Lumpkin votes

Bea Lumpkin votes by mail in Kenwood, Oct. 1

Longtime labor activist, socialist and retired teacher Bea Lumpkin cast her vote by mail for former Vice President Joe Biden (D), calling it an action against fascism in the United States and the election by far the most serious of her 102 years.

"I think democracy is on the line, and if we ever want to have another election, we sure have to deliver a big vote behind Joe Biden, who stands for a continuation of our democratic rights," she said the day after dropping her ballot off at a Postal Service box.

Lumpkin was born amid the 1918 flu pandemic to General Jewish Labour Bund members who fled Tsarist Russia. She grew up in New York, where she joined the Young Communist League and took part in student strikes against the raising of university fees, fascism and militarism, hunger strikes for unemployment relief and the protests against the framing of the Scottsboro Nine.

She worked in the defense industry during World War II and moved to Chicago in 1949 with her husband, Frank, where she led protests against housing discrimination, for clean drinking water and for fair industrial labor practices. She started working for Chicago Public Schools in 1965 and has been active with the Chicago Teachers Union for decades. She was an associate of Illinois Black Panther Party Chairman Fred Hampton, Mayor Harold Washington and Barack Obama during his Hyde Park years.

Lumpkin readily admitted that Biden is no socialist. "That is not the issue," she said. "The issue is basic law, and I suspect that 80% of the population does not want to see fascism in the USA."

A vote for the Biden, she said, is a vote to save labor, women's and First Amendment rights. "It's something so serious — whatever it takes, I'm going to make sure that my ballot is counted."

Contemporary popular discourse is fraught with a number of apocalyptic references, befitting a year marked by the worst pandemic in a century, the worst recession in seven decades and the worst civil unrest since 1968. Proletarians dusting off little red songbooks can find within them heady references to ends and beginnings inspired by Karl Marx's visions of working class revolutions.

As the penultimate line of the union song "Solidarity Forever" goes, "We can bring to birth a new world from the ashes of the old!"

"I don't want to find out. I don't want us in ashes, because out of ashes, sometimes nothing comes out. You know, it's dead," Lumpkin cautioned. 

At any rate, Lumpkin said fascism is a sign of capitalism in crisis, not capitalism in strength, and she said she believes "that even a majority of capitalists don't want fascism, just because everything's in crisis."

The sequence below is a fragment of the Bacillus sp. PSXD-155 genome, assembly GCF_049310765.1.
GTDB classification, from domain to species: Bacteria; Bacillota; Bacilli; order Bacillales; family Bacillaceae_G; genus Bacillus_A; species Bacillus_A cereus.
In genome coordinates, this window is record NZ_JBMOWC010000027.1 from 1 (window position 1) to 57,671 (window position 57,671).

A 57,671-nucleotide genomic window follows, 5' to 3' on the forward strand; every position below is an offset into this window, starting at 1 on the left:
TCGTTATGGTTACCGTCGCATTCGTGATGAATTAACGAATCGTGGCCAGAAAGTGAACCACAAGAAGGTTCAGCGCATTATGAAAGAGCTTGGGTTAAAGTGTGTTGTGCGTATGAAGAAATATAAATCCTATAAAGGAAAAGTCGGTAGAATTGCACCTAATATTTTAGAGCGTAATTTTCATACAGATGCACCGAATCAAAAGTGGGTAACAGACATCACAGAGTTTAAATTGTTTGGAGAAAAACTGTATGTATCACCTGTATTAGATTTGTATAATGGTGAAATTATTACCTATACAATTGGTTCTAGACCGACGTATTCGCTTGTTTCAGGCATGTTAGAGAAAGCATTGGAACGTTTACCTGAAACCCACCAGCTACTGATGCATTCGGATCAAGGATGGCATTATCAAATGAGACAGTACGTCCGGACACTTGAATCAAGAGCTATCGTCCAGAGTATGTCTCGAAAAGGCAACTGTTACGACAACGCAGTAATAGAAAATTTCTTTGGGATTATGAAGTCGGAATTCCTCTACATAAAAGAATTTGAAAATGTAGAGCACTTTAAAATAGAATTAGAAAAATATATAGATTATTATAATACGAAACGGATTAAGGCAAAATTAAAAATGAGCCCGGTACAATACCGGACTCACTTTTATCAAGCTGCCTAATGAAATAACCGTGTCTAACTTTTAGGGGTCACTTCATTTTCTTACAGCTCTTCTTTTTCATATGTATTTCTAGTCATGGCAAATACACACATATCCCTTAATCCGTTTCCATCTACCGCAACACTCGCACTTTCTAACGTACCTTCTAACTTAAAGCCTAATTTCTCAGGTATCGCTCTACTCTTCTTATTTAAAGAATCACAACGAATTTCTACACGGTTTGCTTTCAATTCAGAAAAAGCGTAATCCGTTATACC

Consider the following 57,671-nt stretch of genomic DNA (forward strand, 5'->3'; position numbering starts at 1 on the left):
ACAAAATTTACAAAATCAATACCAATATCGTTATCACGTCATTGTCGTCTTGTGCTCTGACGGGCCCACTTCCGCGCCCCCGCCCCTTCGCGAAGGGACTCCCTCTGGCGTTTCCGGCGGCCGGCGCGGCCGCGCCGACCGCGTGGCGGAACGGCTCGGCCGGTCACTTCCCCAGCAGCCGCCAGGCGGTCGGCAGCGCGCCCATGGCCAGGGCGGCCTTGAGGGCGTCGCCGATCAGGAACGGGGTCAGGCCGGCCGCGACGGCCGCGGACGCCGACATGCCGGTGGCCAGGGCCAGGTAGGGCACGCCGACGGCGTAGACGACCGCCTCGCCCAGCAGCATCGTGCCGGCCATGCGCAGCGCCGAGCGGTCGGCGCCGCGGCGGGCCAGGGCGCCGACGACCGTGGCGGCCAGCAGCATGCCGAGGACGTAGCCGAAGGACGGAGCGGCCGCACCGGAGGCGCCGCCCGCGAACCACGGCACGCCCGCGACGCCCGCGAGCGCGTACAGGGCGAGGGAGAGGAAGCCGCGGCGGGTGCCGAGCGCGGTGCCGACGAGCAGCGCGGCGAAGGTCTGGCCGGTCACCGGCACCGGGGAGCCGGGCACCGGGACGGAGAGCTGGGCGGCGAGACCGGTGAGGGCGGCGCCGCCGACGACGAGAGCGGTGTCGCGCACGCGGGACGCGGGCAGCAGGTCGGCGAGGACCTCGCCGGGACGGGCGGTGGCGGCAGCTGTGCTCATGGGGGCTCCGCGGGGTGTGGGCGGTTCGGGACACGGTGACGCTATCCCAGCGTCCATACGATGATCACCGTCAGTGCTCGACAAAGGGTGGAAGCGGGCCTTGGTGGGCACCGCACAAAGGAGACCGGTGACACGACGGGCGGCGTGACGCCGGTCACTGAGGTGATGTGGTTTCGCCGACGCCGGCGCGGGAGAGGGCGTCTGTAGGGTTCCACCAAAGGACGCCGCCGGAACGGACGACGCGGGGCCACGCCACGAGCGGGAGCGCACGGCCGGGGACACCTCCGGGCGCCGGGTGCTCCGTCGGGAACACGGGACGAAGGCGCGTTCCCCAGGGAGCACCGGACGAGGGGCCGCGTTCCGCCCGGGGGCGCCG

Fascism "comes about in the most militaristic, parasitic sectors of finance, capital — people who make their money gambling on Wall Street, who've never done construction work a day in their lives, who want the power to dominate the whole world, to skim it off the top, and are willing to use whatever violence and terror to achieve their ends," she said. "I'm optimistic that that will never happen here, although it's a terrible danger that we're in. If I thought it were impossible, I wouldn't be so upset."

What leaves her with hope is the long, hard work on so many people's parts to bring out the vote this year. "Did you ever see long, long lines outside of the first day of early voting?" she asked. "I think that's a very hopeful sign."

And on a final note before the end of the interview, Lumpkin — who was never herself denied the right to vote because of her gender but is one of the last living Americans born before the ratification of the Nineteenth Amendment on Aug. 18, 1920 — brought up that women have so much at stake 100 years later.

"Everybody needs to come out and vote, but I would make a special appeal to women," she said. "When I was born, women didn't have the right to vote. Now, not only our right to vote is threatened, but so is every other right important to us. Let's come out and vote in proportion to our numbers, and I feel that women will respond."

(1) comment


And also the mother of the eminent John Lumpkin, MD, physician extraordinaire and first African-American director of the Illinois Department of Public Health. A family of great talent and activism.

(Edited by staff.)

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